Individuals living with diabetes need to take extra care in hot weather for a variety of reasons. Following the right diet can help you stay comfortable and help avoid health issues in the heat.
Check out these hot weather tips for diabetes diets and stay cool and hydrated.
Hot weather health challenges
Sweating is the way our bodies normally cool down in hot weather, but some people with diabetes have a reduced ability to sweat. High humidity can add to the challenges. Humidity slows the evaporation rate of perspiration, increasing the chance of heat-associated illnesses – even in normally healthy people.
Heat can also cause blood glucose levels to fluctuate and can have an effect on medications that lower blood glucose. For example, in hot temperatures, fast-acting insulin may be absorbed more quickly, resulting in a need for insulin and food adjustments. To reduce the risk of hypoglycemia, more frequent blood glucose checking is recommended when the temperature rises.
Dehydration is another important concern. People with diabetes often have increased risk of dehydration, and may also have a reduced thirst reflex. This means that dehydration may happen quickly unless deliberate attempts are made to keep drinking fluids.
Diabetes equipment and supplies can also be negatively affected. It is important to check medication pack instructions about use during high heat. Similarly, check glucose test strip packs, glucose meters and insulin pumps for information. Your pharmacist can also give you excellent advice on these issues.
Eating and drinking tips to stay cool and hydrated
Hot foods and heavy meals can reduce the appetite and add heat to your body. In response to this, there is a natural inclination to eat less often and to eat smaller amounts. This can have negative effects on diabetes management.
Instead, follow these tips to maintain healthy eating goals while keeping as cool as possible.
- Drink fluids more frequently – especially water – even when you don’t feel thirsty. If your healthcare professional has told you to limit fluids, ask for recommendations on what to do in hot weather.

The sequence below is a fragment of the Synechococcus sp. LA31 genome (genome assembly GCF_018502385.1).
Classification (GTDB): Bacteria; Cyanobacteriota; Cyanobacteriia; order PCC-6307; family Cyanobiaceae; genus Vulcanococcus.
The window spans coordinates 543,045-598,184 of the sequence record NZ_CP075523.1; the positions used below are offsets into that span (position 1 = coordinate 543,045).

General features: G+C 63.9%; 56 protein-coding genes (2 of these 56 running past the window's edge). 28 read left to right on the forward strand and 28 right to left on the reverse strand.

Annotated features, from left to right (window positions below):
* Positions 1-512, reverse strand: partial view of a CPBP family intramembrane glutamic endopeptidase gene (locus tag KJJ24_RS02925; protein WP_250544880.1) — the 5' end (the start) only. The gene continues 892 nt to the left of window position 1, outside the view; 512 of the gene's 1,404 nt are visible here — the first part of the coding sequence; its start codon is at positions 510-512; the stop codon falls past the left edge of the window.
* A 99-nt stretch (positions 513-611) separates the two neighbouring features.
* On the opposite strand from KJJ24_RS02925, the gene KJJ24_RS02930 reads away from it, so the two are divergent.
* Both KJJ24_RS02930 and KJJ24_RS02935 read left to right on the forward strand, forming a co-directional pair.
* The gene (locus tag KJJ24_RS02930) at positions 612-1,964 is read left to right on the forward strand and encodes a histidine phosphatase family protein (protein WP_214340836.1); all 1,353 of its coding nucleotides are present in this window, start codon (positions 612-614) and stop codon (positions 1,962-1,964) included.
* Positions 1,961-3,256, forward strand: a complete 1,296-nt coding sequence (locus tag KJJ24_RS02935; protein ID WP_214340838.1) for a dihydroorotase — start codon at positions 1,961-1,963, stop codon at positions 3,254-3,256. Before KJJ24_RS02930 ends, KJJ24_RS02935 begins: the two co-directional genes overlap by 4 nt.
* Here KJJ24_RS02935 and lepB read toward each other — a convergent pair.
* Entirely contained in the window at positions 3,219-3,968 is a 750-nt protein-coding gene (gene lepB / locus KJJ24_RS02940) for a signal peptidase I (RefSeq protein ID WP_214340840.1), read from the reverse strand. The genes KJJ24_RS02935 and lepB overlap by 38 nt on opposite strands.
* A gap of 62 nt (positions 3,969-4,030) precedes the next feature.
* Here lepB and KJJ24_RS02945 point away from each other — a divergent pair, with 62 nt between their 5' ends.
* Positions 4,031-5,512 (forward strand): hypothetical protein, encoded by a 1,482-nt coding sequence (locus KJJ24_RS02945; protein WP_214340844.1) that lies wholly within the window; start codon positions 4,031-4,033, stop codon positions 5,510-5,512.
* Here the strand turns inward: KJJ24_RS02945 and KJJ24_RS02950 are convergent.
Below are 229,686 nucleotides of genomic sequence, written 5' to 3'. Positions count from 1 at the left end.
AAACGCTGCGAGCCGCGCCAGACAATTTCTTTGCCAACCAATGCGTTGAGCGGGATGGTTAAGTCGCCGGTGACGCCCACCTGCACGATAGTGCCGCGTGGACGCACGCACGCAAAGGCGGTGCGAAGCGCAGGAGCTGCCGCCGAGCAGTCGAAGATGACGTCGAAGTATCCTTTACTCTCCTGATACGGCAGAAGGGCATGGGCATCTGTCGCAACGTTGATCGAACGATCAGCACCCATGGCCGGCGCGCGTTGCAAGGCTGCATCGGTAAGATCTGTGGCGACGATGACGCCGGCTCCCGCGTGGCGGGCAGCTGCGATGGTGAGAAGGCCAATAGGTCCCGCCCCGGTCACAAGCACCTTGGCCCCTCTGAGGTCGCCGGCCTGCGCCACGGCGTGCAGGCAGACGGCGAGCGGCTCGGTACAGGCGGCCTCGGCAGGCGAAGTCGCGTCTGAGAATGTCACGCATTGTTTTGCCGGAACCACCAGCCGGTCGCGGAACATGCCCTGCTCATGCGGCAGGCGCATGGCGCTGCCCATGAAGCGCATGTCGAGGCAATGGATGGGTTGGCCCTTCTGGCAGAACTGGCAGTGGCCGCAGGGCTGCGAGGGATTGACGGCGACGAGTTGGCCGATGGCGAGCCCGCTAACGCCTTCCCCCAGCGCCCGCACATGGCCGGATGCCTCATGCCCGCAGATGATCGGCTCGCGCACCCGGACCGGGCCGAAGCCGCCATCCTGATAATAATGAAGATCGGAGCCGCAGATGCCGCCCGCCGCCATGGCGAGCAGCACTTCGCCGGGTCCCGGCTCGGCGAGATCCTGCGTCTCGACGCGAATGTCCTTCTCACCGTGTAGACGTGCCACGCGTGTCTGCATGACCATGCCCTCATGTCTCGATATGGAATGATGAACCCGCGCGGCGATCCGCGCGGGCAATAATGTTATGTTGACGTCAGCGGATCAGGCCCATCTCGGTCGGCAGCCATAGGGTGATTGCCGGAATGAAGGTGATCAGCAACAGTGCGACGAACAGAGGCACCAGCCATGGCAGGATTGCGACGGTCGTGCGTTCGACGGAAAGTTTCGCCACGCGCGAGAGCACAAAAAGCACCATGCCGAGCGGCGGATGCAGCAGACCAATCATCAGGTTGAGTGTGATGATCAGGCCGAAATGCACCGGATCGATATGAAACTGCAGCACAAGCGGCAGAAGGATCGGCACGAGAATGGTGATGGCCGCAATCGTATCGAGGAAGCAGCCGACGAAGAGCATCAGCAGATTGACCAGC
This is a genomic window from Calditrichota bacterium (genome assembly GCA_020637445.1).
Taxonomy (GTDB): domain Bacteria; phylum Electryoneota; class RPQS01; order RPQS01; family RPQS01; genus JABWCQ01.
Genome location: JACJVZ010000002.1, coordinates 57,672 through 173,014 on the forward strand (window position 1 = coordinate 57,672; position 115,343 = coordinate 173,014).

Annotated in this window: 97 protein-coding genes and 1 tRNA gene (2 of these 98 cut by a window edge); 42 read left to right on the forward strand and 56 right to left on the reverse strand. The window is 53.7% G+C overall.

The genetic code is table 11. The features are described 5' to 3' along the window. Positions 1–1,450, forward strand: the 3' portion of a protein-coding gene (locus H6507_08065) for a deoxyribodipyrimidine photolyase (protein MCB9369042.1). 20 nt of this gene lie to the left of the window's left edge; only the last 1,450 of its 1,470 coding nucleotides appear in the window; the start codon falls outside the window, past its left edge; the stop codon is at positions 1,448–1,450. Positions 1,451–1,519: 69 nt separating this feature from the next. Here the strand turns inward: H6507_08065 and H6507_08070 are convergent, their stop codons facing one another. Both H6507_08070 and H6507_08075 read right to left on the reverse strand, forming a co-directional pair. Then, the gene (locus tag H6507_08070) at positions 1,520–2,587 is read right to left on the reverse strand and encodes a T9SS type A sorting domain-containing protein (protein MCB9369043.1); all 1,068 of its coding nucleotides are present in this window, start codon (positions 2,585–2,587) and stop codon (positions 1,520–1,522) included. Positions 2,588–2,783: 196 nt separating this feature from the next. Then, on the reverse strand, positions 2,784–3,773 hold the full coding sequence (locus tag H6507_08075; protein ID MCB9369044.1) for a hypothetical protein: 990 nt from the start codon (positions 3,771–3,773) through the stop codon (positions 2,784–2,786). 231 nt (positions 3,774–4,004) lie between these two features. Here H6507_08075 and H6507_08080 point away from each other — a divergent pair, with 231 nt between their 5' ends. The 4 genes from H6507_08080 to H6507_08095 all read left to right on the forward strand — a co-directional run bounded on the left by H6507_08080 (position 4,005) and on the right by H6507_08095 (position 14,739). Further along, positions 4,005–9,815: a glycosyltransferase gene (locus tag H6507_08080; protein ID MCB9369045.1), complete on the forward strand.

- Avoid alcoholic drinks or drinks with caffeine. These are diuretics and can cause your body to lose even more fluids.
- Ice-cold drinks can lead to stomach cramps. Instead, stick to cool fluids.
- Stock up with ingredients for summer smoothies using low-fat milk and yoghurt and your favourite fruits or veggies. Remember that some fruits are high in carbs, so plan for them as part of your overall daily intake.
- Take your carbs cold! When we think of carbohydrates, we tend to think of hearty hot dishes that can raise body temperatures. Switch your thinking to the countless summery dishes based on carbs that can be served cold. Salads using whole grains are a great example. Check out dishes like brown rice, whole wheat pasta and bulgur salads. Quinoa and barley can also make great summer salad ingredients.
- Beans and pulses make sensational summer meal partners. Serve in salads or whip up delicious and healthy summer drips like hummus. These are great for eating with raw, crunchy summer vegetables or whole grain crackers.
- Colour your summer healthy! Load up on dark green leafy veggies and brightly coloured options like sweet peppers and tomatoes. Don’t forget sweet potatoes, which are low on the Glycemic Index (GI) and are considered super-foods for people with diabetes.
- Cool down with soup. There are lots of easy-to-make cold soups that are delicious and perfect to cool you down on a hot day. Think of soups like chilled watercress, cucumber, tomato, or gazpacho. Up your fluid intake by making them with vegetable juices or low-sodium broth, and add an ice cube or two just before serving.
- Go vegetarian or pescetarian! Treat the hot weather season as a great opportunity to serve one or two meatless meals each week. Use healthy beans and pulses or omega-rich fish as your main protein source. Your meals will feel lighter and will help you meet healthy eating goals.
Want to know how to meet physical activity goals and generally avoid health challenges during the hot weather? Check out our expert’s blog on this website entitled Managing the heat wave with diabetes.